Premarital HIV testing in India
The government of the western Indian state of Goa seems to be planning to make HIV testing a mandatory requirement for couples planning to get married. Couples would be tested to find out their HIV status, and then – depending on the results – decide whether or not to go through with the ceremony. This proposal raises obviously a number of concerns such as the social fate of Indian women who are found to be HIV positive and rejected by their fiancés. Will the mandatory testing policy create a new stigmatized underclass? How would the policy protect women in India, when many of them end up being infected after marriage by unfaithful spouses? Will HIV positive persons start gravitating towards other HIV positive persons as their only likely marriage partners (a form of what is known as ‘serosorting’)? Is HIV testing compatible with the Indian tradition of arranged marriages, where the main criterion is not the sexual behavior of the bride or groom-to-be, but whether he or she ‘comes from a good family’? A nice short radio item about the changes to Indian marriage culture brought by the HIV/AIDS epidemic is available here.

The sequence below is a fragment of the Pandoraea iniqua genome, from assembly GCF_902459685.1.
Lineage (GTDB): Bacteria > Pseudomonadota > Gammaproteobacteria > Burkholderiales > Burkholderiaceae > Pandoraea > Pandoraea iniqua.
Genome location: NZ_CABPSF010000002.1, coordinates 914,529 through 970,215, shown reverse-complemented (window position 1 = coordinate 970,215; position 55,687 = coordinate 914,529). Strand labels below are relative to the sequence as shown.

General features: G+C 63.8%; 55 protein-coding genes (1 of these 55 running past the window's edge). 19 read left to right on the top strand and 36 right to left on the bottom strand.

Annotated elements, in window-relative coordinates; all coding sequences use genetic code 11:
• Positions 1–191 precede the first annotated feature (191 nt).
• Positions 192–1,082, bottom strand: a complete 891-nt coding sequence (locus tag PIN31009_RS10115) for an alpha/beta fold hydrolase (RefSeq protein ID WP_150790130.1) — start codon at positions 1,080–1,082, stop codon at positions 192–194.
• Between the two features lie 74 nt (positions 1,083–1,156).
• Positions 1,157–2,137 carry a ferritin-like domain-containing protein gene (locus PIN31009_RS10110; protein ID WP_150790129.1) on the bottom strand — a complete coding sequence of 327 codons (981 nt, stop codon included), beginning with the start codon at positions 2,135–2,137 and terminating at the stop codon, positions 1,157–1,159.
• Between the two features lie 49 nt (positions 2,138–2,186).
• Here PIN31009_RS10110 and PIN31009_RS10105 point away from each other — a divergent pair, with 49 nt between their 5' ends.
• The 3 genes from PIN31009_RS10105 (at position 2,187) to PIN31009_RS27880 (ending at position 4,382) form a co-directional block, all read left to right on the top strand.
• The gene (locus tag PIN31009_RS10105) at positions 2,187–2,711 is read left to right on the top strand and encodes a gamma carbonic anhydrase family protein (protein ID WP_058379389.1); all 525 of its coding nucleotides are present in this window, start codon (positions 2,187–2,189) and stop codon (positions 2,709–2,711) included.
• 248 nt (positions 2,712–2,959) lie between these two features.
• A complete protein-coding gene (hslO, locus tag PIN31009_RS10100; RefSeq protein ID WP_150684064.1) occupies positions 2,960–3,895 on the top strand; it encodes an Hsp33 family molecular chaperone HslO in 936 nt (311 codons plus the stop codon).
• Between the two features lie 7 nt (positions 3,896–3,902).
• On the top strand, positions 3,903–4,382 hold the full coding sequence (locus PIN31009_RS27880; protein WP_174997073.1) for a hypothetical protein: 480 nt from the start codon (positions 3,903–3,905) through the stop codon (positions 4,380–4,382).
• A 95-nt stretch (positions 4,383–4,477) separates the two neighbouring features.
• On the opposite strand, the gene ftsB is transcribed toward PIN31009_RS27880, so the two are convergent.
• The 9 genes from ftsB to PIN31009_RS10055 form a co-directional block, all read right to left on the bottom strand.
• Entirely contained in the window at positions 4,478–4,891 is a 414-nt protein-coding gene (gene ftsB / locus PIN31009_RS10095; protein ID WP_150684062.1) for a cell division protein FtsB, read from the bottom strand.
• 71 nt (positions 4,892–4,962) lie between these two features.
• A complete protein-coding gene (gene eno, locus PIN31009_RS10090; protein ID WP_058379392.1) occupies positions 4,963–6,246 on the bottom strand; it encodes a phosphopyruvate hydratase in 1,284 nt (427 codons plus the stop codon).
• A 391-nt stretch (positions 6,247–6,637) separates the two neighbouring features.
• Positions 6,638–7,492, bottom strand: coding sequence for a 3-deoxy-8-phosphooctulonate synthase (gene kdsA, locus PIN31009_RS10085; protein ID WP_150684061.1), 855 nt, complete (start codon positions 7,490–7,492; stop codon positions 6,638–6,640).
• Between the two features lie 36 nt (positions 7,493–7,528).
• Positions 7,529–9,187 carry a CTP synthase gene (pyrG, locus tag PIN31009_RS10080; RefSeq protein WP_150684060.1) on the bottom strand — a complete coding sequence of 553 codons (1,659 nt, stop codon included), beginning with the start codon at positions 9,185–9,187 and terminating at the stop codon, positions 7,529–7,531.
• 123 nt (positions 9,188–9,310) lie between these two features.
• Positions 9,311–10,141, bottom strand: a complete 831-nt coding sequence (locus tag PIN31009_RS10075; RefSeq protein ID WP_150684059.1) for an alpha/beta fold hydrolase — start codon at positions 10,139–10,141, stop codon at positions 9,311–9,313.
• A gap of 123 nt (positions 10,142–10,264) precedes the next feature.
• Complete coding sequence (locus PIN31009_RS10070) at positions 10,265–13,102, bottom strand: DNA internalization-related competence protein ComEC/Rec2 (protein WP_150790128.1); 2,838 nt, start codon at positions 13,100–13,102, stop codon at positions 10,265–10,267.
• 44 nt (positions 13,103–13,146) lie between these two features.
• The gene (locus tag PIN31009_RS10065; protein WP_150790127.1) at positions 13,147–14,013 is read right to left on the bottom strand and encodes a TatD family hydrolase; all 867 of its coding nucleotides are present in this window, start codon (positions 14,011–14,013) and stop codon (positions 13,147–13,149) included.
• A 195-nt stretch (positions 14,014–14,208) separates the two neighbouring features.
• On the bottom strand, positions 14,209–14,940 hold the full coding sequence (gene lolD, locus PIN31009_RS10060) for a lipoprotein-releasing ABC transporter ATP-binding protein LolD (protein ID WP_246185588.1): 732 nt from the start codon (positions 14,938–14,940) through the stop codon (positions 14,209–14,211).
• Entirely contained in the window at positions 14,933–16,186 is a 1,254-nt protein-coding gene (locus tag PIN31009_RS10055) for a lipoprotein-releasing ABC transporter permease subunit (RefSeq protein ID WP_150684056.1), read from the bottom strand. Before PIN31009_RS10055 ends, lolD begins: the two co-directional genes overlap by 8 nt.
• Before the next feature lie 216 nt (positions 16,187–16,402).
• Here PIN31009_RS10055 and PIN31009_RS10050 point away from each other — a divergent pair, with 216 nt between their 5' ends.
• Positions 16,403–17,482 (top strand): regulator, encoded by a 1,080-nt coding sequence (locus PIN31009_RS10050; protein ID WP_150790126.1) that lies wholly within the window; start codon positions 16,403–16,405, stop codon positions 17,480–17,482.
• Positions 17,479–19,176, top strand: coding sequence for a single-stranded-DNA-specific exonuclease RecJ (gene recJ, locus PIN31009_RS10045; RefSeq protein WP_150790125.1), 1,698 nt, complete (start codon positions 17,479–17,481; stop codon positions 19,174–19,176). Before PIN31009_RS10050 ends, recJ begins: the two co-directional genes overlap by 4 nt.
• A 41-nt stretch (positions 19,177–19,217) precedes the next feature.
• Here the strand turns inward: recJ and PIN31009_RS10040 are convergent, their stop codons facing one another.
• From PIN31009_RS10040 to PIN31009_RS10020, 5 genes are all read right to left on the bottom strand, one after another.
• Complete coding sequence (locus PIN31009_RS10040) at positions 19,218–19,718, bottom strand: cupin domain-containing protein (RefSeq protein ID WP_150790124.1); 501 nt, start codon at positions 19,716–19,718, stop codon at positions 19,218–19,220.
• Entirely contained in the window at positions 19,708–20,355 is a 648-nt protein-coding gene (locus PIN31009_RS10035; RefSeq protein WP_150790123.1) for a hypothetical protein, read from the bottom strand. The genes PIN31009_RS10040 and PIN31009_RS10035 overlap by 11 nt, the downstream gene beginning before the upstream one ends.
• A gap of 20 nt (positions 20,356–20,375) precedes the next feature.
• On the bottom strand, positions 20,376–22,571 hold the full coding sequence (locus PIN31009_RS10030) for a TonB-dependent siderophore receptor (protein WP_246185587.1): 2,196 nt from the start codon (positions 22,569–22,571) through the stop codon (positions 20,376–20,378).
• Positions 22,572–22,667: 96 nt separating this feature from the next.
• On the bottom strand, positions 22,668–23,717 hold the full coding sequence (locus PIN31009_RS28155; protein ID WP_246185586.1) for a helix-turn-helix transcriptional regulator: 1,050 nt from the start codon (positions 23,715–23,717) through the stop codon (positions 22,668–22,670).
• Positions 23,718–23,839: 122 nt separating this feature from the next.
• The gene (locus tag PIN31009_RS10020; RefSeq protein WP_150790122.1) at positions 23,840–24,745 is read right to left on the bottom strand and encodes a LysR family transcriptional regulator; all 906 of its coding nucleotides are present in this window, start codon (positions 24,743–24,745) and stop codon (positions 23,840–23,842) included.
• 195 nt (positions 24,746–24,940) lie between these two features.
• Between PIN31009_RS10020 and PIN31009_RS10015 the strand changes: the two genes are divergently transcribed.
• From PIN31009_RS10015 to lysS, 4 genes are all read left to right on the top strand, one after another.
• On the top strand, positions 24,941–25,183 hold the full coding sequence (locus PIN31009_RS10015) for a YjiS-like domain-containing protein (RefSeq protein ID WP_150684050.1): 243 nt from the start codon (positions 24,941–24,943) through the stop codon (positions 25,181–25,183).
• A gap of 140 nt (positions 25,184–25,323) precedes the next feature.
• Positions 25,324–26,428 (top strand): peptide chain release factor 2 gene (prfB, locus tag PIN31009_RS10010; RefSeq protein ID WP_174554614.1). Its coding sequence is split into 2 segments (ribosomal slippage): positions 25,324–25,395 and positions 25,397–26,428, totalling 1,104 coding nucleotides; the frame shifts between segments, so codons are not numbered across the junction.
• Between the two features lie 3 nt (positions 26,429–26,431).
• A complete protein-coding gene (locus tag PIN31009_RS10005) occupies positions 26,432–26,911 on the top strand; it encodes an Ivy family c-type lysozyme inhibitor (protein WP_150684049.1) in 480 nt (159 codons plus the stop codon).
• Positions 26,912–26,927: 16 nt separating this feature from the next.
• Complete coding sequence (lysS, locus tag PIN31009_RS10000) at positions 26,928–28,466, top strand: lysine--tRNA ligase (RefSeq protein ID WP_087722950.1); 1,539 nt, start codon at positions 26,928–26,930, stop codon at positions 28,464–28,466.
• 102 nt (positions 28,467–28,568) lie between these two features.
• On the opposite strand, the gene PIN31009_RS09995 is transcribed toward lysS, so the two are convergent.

Before writing off the policy as unethically draconian, one should realize that India has the second highest number of persons living with HIV/AIDS after South Africa, and that America also had a flirt with mandatory premarital testing. Back in 1988, Illinois passed a law requiring premarital HIV testing as condition of obtaining a marriage license. This had an interesting effect: the number of marriages in Illinois dropped 14% while the marriage rates rose in the neighboring states. When the law was repealed, the number of marriages in Illinois returned to its pre-1988 level. Perhaps the governors of Goa should take note.